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Source: Department of Conservation

This Friday is the first ever World Albatross Day, so we’re bringing some wholesome and awesome albatross content to your little corner of the internet.

By your fave anonymous DOC blogger

Albatross are a big deal in Aotearoa. Not just because this is the seabird capital of the world (this is something I’ve heard people say but maybe it’s a self-appointed title because I couldn’t find evidence), or because they’re critical to ecosystems – more on that later.

The main thing is that some of the breeding species of albatross that call Aotearoa home are extremely rare, and we want them to glide their way into your hearts and claim some space there.

You can read all about World Albatross Day over on the ACAP website, but the theme is eradicating island pests and the name of the game is raising awareness.

So without further ado:

Here’s an introduction to some of Aotearoa’s albatross.

And their epic eyebrows.

White-capped albatross

Image: Vincent Zintzen DOC, white-capped albatross with a moody mien

LOOK AT THIS INTENSITY.

This bird looks like a Very Serious Business Bird.

And in fact, as populations of albatross around the world continue to decline and around 80 percent of albatross species are threatened; their conservation is indeed a very serious business.

DOC is actively involved in albatross research. Most species breed on remote, inaccessible islands, so studying their populations is challenging, but teams of experts have been working hard on various remote islands around the world to study these birds.

We’ll have more info about some of the research the team have been doing on Salvin’s albatross going live on the blog tomorrow – I can’t give you spoilers for someone else’s blog (that’s bad blog form) so you’ll have to hold your horses, but I will say: have you ever seen such brows!?

Salvin’s albatross

I also think it’s very, very important that we don’t sleep on my personal favourite albatross, the one that gets my Bird of the Year vote every year because of their colourful visage.

Behold:

Buller’s albatross

This expression suggests to me that if you wrong a Buller’s albatross, their mournful intensity will haunt your dreams for life.

I might be anthropomorphising over the line with this whole eyebrow bit – ie I’m possibly going a bit far in giving these birds human characteristics, but their survival relies deeply on as many people as possible caring about them.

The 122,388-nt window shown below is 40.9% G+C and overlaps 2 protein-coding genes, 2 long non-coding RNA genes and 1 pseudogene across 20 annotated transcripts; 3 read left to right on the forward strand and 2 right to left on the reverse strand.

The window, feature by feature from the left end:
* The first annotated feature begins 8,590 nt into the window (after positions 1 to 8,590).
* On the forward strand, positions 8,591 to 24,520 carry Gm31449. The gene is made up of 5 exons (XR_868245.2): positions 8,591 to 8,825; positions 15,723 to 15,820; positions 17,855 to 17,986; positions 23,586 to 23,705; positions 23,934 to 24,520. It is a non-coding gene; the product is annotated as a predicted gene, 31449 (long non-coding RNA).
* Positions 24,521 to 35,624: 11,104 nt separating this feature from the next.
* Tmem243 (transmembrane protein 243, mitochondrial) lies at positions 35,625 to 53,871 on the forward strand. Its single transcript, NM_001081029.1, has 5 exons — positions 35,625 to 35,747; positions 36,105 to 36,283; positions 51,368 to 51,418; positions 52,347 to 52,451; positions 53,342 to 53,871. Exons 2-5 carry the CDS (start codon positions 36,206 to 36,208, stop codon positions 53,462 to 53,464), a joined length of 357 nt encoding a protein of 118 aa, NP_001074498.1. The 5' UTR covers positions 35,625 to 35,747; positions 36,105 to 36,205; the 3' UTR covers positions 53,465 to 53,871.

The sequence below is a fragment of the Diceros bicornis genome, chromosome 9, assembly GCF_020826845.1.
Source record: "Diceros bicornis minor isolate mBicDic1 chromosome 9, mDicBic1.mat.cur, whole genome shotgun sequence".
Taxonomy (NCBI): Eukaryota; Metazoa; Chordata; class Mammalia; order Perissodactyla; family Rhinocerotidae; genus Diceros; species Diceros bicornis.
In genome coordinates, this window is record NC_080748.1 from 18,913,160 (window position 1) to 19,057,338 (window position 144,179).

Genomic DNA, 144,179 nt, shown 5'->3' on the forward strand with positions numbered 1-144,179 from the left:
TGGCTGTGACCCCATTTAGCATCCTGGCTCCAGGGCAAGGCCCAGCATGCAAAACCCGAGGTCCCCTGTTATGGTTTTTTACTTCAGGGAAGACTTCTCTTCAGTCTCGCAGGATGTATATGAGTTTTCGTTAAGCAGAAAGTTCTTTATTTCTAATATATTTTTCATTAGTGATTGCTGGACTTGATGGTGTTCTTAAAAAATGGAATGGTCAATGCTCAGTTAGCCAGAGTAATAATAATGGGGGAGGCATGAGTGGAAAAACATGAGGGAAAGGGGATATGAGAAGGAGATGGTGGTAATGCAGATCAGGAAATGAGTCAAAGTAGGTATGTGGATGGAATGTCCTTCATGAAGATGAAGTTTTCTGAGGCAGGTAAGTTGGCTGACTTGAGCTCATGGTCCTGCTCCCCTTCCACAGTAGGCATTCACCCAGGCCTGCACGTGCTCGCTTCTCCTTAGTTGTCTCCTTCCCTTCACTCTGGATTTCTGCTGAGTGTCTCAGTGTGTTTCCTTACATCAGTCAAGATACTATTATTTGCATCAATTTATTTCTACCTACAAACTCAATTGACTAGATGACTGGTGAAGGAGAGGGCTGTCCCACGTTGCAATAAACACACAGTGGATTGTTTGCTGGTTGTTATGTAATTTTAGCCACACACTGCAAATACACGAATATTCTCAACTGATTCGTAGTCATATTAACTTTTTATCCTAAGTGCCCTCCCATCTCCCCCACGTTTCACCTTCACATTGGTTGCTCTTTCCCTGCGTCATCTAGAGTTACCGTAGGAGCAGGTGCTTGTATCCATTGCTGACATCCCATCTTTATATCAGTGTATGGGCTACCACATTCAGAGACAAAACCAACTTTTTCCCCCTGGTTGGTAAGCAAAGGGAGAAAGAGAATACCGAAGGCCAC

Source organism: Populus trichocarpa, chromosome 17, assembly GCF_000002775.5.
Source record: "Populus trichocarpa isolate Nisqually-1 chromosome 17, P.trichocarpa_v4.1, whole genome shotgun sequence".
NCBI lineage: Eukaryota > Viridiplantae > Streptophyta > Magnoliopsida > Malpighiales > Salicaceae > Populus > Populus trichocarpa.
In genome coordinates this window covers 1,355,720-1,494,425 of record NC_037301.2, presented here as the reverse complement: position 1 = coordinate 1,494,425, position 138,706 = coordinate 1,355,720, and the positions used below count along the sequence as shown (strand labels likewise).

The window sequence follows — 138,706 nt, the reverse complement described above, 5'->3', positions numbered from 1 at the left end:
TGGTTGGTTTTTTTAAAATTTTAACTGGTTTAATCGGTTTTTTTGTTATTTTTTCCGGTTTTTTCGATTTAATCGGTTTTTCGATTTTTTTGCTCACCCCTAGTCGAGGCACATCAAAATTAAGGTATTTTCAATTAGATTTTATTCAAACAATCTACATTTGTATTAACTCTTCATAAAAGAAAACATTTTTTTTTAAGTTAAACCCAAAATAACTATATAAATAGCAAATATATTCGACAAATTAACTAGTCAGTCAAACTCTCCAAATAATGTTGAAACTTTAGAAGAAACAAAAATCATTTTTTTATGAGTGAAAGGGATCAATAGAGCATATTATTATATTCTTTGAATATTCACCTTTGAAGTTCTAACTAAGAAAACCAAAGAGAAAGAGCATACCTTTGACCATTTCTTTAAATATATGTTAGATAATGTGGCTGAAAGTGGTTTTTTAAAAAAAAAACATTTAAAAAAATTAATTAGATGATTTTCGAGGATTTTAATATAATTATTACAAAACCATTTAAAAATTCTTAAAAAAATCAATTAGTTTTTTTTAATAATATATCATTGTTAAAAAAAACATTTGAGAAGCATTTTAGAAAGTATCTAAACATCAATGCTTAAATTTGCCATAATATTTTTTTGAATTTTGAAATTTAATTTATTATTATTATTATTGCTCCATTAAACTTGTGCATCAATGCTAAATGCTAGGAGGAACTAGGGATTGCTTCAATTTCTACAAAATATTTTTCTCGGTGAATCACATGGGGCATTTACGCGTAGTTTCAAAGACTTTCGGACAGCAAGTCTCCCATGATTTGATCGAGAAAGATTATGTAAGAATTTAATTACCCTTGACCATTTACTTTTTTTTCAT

See, albatross are at risk from climate change, predation from introduced species, plastic pollution, habitat loss and bycatch. Which is a lot of factors to contend with. And in May, DOC and Fisheries NZ released the reviewed National Plan of Action on Seabirds which is a critical piece of work.

This is good news for this sleek-browed creature:

Antipodean albatross

Image: S Horn, Antipodean albatross nesting

Whose courting behaviour is not dissimilar to what you might see in town on Friday or Saturday nights:

Image: Sarah Fraser, Antipodean albatross courting

To which I say, keep that up my feathered friends, because you’re endangered as.

Antipodean albatross have the highest threat status in the country – Nationally Critical – so they really need to keep getting down to business at mating time.

They nest on Antipodes Islands where mice (the only introduced pest) were eradicated in 2016. There’s more info about these birds coming your way on our social channels, including some very special content from Live Ocean tomorrow.

Next up:

Light mantled sooty albatross

Image: Leona Plaisier, light mantled sooty albatross

Great name, great (non) brows.

Sadly, this species was in the news earlier this week as one died in Wellington due to ingesting plastic. The team at Wellington Zoo operated, but unfortunately the bird died while recuperating. Upon post-mortem, plastic was revealed to be the cause.

Please, please, please pick up any plastic litter you see. Do this everywhere, but especially in coastal areas. Because it’s killer.

Rounding out now with a happy story:

Northern royal albatross

Image: Laura Honey DOC, one of the albatross made famous by wifi & Youtube

Royal Cam is the show that Bravo really needs to pick up.

This is a 24/7 live stream of a Northern royal albatross colony at Taiaroa Head; and over the years there have been many magnificent moments.

Like cute fluffy chicks.

Image: Laura Honey DOC, the first Royal Cam chick
Livestream screengrab

The current cam is in partnership with Cornell Lab of Ornithology. The colony at Pukekura/Taiaroa Head is the only mainland colony of albatross in the southern hemisphere, and the most accessible place for people to visit, see and learn about these seabirds.  

The chick on the stream at the moment is just over 140 days old and has amassed fans from all around the world. Views spiked in lockdown as well, as people were eager to stream a bit of nature direct into their homes.

At the end of the day

Albatross are amazing and it’s great we now have an awareness day as a little reminder to get amped for albatross.

Actions I recommend are to have a bit of a read up, engage, look out for plastic litter, and do your bit for conservation on the whole. Because Aotearoa’s albatross are really, really cool. And we want to you to love them.

These are just a handful of my favourite albatross (although if my manager asks, I don’t have favourites); but for an overview of all of Aotearoa’s majestic albatross, there’s a handy graphic on our Facebook page.

We’re excited for World Albatross Day tomorrow.

#birdbrows for the win.

MIL OSI